When I announced that I would be sharing the Biblical View of Death I was not aware of how involved that view really is. To deal properly with this would require a series of messages.
The intended purpose in my sharing is the Biblical view of deathparticularly in relation to the believer in Christ. The good people from Reid’s are here to deal with the practical details of death as they pertain to the physical, material order of this time/space realm; a very necessary reality and responsibility.
So, where to begin? Billy Graham wrote in his final book – Nearing Home – which I believe was written after his ninetieth birthday, and this is not an exact quote but the essence of his statement: ‘The church teaches us how to live in youth but fails to teach us how to grow old.’ For our purposes this morning let me change that to this: ‘The church has taught us how to live but has failed to teach us how to die.’ So let’s see what can be done to correct that failure.
Listen to the following short story: Rendezvous in Samarra. I am presenting this from a sermon by Peter Marshal – one of my very favourite preachers from near history.
An old legend tells of a merchant in Bagdad who one day sent his servant to the market. Before very long the servant came back, white and trembling, and in great agitation said to his mater: “Down in the market place I was jostled by a woman in the crowd, and when I turned around I saw that it was Death that jostled me. She looked at me and made a threatening gesture. Master, please lend me your horse, for I must hasten away to avoid her. I will ride to Samarra and there I will hide, and death will not find me.”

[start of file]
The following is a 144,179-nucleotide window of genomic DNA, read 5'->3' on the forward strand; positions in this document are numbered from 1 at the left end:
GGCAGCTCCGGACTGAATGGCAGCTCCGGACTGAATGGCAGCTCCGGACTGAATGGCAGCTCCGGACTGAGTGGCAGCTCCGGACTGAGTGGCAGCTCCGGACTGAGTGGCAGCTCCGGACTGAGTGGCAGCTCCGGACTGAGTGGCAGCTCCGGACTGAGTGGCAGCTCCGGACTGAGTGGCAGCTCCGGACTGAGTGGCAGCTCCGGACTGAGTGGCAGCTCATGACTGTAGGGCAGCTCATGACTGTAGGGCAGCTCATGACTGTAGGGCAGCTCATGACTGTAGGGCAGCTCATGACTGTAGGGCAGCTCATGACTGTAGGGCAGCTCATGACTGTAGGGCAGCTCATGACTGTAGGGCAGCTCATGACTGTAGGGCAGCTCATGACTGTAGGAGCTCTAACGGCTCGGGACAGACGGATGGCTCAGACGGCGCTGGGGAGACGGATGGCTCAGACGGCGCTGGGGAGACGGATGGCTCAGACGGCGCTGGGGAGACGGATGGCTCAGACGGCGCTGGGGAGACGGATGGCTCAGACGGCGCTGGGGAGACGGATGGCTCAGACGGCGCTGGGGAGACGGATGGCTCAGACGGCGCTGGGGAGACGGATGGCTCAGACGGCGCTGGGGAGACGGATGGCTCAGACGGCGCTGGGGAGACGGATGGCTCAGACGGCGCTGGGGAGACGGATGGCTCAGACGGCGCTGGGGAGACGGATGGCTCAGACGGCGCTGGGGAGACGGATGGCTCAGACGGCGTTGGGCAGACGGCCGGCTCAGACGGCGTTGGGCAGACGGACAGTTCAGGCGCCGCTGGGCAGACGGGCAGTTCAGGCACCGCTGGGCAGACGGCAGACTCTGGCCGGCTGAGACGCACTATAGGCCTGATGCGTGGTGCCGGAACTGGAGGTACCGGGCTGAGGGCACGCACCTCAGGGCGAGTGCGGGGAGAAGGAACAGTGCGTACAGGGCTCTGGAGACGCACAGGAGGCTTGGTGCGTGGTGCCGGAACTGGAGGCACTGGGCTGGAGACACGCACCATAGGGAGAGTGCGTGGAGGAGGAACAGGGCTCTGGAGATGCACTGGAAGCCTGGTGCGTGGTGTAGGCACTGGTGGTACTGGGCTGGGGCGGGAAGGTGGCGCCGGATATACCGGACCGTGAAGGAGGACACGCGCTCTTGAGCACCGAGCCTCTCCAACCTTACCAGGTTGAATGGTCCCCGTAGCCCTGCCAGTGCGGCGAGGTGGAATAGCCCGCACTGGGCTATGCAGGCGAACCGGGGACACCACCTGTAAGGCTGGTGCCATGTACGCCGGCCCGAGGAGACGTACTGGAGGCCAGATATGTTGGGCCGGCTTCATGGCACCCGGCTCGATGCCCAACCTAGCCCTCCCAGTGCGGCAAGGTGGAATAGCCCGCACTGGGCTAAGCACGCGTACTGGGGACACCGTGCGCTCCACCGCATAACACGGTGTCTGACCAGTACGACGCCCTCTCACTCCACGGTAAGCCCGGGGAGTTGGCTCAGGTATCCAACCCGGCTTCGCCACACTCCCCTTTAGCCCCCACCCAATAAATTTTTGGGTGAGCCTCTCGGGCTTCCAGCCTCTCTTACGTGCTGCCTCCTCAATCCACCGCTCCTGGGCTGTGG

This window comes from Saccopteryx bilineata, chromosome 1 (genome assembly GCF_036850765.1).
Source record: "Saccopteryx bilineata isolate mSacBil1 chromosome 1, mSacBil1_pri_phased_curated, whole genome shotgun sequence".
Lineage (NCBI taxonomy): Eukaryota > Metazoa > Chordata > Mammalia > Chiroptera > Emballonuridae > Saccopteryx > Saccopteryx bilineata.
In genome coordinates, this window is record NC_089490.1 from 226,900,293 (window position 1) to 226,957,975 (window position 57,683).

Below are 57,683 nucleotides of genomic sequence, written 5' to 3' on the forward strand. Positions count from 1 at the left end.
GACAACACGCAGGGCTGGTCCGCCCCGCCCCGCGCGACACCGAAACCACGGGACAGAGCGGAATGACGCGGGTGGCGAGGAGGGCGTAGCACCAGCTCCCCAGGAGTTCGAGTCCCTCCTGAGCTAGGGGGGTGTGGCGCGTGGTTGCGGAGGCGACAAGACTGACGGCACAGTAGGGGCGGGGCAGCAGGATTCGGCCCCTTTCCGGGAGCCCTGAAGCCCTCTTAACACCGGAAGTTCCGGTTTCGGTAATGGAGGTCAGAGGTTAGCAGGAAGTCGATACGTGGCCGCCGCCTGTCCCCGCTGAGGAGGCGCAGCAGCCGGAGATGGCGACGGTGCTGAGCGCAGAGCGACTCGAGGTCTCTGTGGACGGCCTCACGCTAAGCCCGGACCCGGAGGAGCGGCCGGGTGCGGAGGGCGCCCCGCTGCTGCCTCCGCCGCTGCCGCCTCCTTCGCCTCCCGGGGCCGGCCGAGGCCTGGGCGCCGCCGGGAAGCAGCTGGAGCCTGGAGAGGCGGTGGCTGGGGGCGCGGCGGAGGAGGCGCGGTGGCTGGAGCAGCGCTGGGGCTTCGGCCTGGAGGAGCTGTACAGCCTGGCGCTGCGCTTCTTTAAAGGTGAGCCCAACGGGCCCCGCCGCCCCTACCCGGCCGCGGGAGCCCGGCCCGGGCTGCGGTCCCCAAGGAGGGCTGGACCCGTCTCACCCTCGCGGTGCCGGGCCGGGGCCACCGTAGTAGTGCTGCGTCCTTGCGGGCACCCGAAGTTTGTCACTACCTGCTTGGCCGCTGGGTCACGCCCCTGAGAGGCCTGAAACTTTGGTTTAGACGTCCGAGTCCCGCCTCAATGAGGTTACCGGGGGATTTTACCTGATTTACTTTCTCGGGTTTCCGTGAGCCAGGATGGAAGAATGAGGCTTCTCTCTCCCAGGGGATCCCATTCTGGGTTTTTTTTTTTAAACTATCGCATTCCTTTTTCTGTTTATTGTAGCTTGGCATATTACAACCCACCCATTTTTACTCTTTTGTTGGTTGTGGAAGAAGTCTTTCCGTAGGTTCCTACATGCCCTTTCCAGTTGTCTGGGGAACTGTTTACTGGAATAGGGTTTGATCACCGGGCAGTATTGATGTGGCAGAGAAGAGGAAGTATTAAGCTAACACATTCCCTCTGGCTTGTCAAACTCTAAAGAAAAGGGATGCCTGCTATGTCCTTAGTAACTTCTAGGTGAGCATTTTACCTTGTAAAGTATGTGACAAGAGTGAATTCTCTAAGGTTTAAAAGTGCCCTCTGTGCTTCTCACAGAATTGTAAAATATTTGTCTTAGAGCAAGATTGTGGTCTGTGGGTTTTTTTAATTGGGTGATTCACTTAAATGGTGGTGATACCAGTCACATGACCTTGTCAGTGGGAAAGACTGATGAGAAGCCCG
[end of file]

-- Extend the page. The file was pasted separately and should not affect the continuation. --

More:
The merchant lent him his horse and the servant galloped away in great haste. Later the merchant went down to the market place and saw Death standing in the crowd. He went over to her and asked, “Why did you frighten my servant this morning? Why did you make a threatening gesture?”
“O, that was not a threatening gesture,” Death said. “It was only a start of surprise. I was astonished to see him in Bagdad, for I have an appointment with him tonight in Samarra.”
This story speaks to the universality of death; we all have an appointment in “Samarra.” If you are looking for something with an almost perfect track record death would have to be right up near the top of the list. As far as I know, only Enoch and Elijah managed to get out of here without passing through death. And even Lazarus – whom Jesus raised from the dead – would die yet again. This was also true of the widow’s son whom Christ raised from the dead and the twelve year old daughter of Jairus.
How do we explain the universality of death? Remember, we are looking at the Biblical view, and that Biblical view is fully expressed in a single verse of scripture which I will present from several translations: Rom. 5:12 Therefore, as sin came into the world through one man, and death as the result of sin, so death spread to all men, [no one being able to stop it or to escape its power] because all men sinned. (AMP.)